Alternative Rigs for Sailing Rowcruiser

  • Just a quick post why may be of interest to those building (or planning their build)of an ASR when considering rigs.

    As chance would have it, as I was starting to plan my own build and gather supplies, a recently built ASR came up for sale in the UK on eBay, and I was very fortunate to win the auction.

    the boat was built by a very capable chap whose previous experience wasn't from boats, but from very large scale RC aircraft models. He took a departure from the design to incorporate the rigs & sails from the Topper dinghy.

    In my humble opinion, this was a really inspired move, as the Topper is hugely popular in the UK & Europe (and elsewhere!), robust & "kiddy proof" so built to take the knocks. Even better, old Toppers & parts for them are ten a penny, and ridiculously cheap - so building a rig based on this becomes a far less expensive undertaking!

    Add to that the fact that they are so ubiquitous, if ever there was a need to get hold of spares & repairs on a passage, chances are they'd be quick & easy to find.


    I will take and upload some images of the set up when I get a chance (now under tarps, ready for winter...)

  • Hi John,  Thanks for creating this post - what a great idea.   I often get asked about alternative rigs, and sometimes hear of different rigs being used by customers.  It can sometimes be difficult to source the Bic Open sails, and they aren't the best option for those looking for quick and easy reefing. It will be great to hear your feedback on the toppers. 

  • I'll start posting various alternative rigs that I hear of here.  This rig here was put together by Eric from Canada.  He was very happy with the results - said it was balanced and sailed well.  He got these two rigs from CLC - I'm not sure specifically which sails, but will look into that.

  • RowCruser with CLC rig

  • @Colin Angus Will do at some point next year. I have had less chance to really put "Golden Pearl" through her paces since I acquired her earlier in the year, with much of that just getting used to her and starting to set her up the way I would like in less challenging waters & conditions, but will gather some thoughts and post them here.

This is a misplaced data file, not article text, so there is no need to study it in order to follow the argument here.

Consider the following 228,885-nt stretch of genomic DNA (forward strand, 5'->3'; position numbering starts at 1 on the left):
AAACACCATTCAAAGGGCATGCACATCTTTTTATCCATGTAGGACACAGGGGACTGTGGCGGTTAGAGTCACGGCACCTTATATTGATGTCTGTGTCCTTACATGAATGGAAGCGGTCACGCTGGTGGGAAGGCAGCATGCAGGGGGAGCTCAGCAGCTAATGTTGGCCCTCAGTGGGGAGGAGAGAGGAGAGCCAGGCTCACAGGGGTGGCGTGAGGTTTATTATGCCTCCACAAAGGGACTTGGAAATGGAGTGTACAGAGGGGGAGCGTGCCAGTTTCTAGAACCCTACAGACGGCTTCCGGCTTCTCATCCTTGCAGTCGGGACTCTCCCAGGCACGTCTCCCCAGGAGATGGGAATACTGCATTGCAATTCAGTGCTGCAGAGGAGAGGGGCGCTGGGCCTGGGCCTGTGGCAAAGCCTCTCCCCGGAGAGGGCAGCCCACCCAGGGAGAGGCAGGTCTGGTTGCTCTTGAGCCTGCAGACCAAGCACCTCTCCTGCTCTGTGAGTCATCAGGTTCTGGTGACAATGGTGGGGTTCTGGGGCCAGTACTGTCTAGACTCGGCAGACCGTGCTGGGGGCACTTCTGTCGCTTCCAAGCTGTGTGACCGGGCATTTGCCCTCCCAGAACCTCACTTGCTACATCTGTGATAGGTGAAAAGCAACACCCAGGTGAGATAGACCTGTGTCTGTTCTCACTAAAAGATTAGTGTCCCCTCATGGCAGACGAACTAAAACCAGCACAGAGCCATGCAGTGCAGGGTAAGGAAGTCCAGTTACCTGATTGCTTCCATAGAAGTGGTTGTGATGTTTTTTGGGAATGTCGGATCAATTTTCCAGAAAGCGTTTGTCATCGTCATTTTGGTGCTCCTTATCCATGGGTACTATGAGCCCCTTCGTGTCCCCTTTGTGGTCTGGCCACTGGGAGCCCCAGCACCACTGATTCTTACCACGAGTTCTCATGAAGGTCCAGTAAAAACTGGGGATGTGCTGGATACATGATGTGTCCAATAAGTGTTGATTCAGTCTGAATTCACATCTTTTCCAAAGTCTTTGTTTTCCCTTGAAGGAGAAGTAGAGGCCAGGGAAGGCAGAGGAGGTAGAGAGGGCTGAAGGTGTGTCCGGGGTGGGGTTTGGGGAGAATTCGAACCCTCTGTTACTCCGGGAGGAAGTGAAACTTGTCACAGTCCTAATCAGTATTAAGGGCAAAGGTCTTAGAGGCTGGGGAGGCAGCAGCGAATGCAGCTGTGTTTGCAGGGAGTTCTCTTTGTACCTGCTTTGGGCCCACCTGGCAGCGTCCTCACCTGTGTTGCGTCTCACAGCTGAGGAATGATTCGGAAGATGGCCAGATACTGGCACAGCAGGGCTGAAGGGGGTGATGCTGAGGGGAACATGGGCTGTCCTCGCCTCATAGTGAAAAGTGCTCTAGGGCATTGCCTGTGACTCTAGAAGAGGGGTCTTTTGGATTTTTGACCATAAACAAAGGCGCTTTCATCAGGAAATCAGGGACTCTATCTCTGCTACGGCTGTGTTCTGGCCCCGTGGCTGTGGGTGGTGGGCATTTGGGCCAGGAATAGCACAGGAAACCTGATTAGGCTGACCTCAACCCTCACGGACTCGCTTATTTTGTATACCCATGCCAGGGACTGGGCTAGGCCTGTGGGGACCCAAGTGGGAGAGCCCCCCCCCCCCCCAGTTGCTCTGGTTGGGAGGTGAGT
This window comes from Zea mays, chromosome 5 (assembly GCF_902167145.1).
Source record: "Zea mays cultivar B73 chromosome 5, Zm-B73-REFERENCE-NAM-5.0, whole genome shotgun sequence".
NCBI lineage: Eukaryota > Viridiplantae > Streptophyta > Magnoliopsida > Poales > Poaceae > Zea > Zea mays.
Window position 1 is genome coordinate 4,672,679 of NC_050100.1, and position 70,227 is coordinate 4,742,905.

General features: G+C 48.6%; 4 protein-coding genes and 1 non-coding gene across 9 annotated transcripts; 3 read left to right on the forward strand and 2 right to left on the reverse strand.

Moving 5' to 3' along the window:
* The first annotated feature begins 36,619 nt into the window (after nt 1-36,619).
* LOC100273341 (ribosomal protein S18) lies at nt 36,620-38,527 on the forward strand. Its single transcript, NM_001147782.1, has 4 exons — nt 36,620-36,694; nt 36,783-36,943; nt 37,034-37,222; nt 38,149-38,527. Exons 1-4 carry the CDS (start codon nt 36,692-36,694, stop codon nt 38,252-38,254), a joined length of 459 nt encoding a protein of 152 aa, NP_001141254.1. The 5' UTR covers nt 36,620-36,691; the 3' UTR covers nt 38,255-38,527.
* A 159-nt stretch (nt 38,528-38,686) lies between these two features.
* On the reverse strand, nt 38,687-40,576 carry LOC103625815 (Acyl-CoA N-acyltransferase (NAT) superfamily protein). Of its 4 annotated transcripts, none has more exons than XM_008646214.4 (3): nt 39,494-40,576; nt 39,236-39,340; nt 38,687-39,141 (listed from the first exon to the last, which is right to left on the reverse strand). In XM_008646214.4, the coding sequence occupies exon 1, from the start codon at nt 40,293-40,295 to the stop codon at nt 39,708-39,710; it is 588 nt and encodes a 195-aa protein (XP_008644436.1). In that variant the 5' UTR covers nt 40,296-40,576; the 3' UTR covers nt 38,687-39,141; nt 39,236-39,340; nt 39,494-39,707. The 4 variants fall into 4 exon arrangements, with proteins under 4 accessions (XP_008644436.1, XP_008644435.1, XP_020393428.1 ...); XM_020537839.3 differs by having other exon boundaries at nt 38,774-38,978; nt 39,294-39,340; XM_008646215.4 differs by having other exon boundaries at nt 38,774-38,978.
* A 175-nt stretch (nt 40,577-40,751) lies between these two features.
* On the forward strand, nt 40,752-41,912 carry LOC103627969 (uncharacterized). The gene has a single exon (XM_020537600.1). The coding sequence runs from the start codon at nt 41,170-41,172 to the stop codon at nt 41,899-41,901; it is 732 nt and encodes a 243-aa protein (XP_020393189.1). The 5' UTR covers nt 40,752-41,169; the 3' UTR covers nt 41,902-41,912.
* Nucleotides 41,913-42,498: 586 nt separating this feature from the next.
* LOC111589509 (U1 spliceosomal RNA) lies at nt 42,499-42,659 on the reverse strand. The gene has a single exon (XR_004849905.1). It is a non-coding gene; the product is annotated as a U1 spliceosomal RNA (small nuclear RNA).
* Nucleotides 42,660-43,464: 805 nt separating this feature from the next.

A couple of initial thoughts - the rig will be easily reefable (not that I have needed to), and the added benefit of Topper offering a smaller 4.2m2 sail, so no need to "cut down" a sail for the mizzen. Image from their website below...

    The sails use the same mast/boom etc, so again making it easier to keep minimal spares.

  • Michel G of France used two Laser rigs for his RowCruiser, and reports good results.  The sails are the same size, so he moved the daggerboard aft the forward end of the cockpit to help balance the larger sail aft.  He is also able to reef his sails on the beach by wrapping them around the mast.  The top batten needs to be removed for reefing.

  • Tom B of Michigan did an amazing job incorporating a Hobie Rig into the RowCruiser. A Tandem Island was used for the mainsail and a Mirage sail for the mizzen. As you can see, certain modifications need to be made to make use of Hobie sails. The advantage over the Bic O'pen sails is they can easily be reefed with roller furling. The disadvantage is higher cost. If you look closely, you'll see that Tom has made a lot of other great customizations to his boat. Tom was using his boat every day last summer - rowing five miles a day, and sailing whenever there was wind.Hobie Rig RowCruiser

  • RowCruiser Hobie Tandem

  •  I'm not sure specifically which sails, but will look into that.

    @Colin Angus with regard to Eric in Canada's CLC sail rig, the mainsail looks similar to that of a SCAMP (or custom).  Not sure about the mizzen...

    EDIT: After a brief conversation w the owner of that boat, the rig is actually from the CLC southwester dory

  • @Colin Angus I am very interested in using the Hobie rig for my almost completed sailing row cruiser.  Given conditions here at the top of South Island, New Zealand, it is essential that the sails are easily reefed from the cockpit.  The Hobie solution would be ideal, but I see that it requires significant adaptation.  I wonder if it would be possible to get more details - or perhaps put me in touch with Tom B of Michigan?  Alternative roller furling ideas would be very welcome.

  • @David Martin It looks as though it would be very difficult, if not impossible, to source the required Hobie parts here in New Zealand.  So other suggestions and idea for a rig that can be reefed (preferably furled) for the cockpit would be very welcome

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